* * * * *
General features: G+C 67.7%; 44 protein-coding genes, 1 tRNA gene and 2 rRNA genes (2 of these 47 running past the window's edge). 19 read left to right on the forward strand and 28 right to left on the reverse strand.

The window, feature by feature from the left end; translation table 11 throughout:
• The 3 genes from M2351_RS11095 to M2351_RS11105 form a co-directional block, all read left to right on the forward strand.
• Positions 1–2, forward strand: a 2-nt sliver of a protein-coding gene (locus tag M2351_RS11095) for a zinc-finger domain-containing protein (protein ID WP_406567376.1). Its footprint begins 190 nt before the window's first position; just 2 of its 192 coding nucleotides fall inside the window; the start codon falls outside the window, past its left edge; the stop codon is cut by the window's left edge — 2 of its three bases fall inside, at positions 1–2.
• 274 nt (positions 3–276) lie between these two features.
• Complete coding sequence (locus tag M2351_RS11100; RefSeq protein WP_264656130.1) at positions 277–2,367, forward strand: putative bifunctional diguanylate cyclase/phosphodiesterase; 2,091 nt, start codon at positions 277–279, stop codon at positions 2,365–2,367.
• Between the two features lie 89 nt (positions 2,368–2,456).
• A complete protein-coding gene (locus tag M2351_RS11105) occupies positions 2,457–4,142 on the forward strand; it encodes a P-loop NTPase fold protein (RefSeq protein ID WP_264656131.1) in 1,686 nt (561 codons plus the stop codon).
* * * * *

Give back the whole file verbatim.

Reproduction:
General features: G+C 67.7%; 44 protein-coding genes, 1 tRNA gene and 2 rRNA genes (2 of these 47 running past the window's edge). 19 read left to right on the forward strand and 28 right to left on the reverse strand.

The window, feature by feature from the left end; translation table 11 throughout:
• The 3 genes from M2351_RS11095 to M2351_RS11105 form a co-directional block, all read left to right on the forward strand.
• Positions 1–2, forward strand: a 2-nt sliver of a protein-coding gene (locus tag M2351_RS11095) for a zinc-finger domain-containing protein (protein ID WP_406567376.1). Its footprint begins 190 nt before the window's first position; just 2 of its 192 coding nucleotides fall inside the window; the start codon falls outside the window, past its left edge; the stop codon is cut by the window's left edge — 2 of its three bases fall inside, at positions 1–2.
• 274 nt (positions 3–276) lie between these two features.
• Complete coding sequence (locus tag M2351_RS11100; RefSeq protein WP_264656130.1) at positions 277–2,367, forward strand: putative bifunctional diguanylate cyclase/phosphodiesterase; 2,091 nt, start codon at positions 277–279, stop codon at positions 2,365–2,367.
• Between the two features lie 89 nt (positions 2,368–2,456).
• A complete protein-coding gene (locus tag M2351_RS11105) occupies positions 2,457–4,142 on the forward strand; it encodes a P-loop NTPase fold protein (RefSeq protein ID WP_264656131.1) in 1,686 nt (561 codons plus the stop codon).